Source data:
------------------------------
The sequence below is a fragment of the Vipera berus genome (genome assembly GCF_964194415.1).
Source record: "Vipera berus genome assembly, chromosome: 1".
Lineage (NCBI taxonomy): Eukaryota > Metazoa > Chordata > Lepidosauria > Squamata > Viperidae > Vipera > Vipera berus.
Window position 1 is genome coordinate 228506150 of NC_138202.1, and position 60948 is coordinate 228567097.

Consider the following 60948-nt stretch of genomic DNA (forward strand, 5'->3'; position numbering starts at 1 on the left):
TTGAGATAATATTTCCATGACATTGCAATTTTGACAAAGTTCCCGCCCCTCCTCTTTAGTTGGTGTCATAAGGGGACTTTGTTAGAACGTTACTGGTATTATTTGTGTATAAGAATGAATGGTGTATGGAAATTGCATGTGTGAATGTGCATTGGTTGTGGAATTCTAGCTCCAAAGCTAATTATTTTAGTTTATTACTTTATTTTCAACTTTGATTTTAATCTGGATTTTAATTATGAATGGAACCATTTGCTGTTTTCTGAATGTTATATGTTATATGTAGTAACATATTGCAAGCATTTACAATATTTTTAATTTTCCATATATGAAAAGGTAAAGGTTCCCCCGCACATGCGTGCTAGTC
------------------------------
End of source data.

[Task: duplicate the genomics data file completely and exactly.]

The sequence below is a fragment of the Vipera berus genome (genome assembly GCF_964194415.1).
Source record: "Vipera berus genome assembly, chromosome: 1".
Lineage (NCBI taxonomy): Eukaryota > Metazoa > Chordata > Lepidosauria > Squamata > Viperidae > Vipera > Vipera berus.
Window position 1 is genome coordinate 228506150 of NC_138202.1, and position 60948 is coordinate 228567097.

Consider the following 60948-nt stretch of genomic DNA (forward strand, 5'->3'; position numbering starts at 1 on the left):
TTGAGATAATATTTCCATGACATTGCAATTTTGACAAAGTTCCCGCCCCTCCTCTTTAGTTGGTGTCATAAGGGGACTTTGTTAGAACGTTACTGGTATTATTTGTGTATAAGAATGAATGGTGTATGGAAATTGCATGTGTGAATGTGCATTGGTTGTGGAATTCTAGCTCCAAAGCTAATTATTTTAGTTTATTACTTTATTTTCAACTTTGATTTTAATCTGGATTTTAATTATGAATGGAACCATTTGCTGTTTTCTGAATGTTATATGTTATATGTAGTAACATATTGCAAGCATTTACAATATTTTTAATTTTCCATATATGAAAAGGTAAAGGTTCCCCCGCACATGCGTGCTAGTC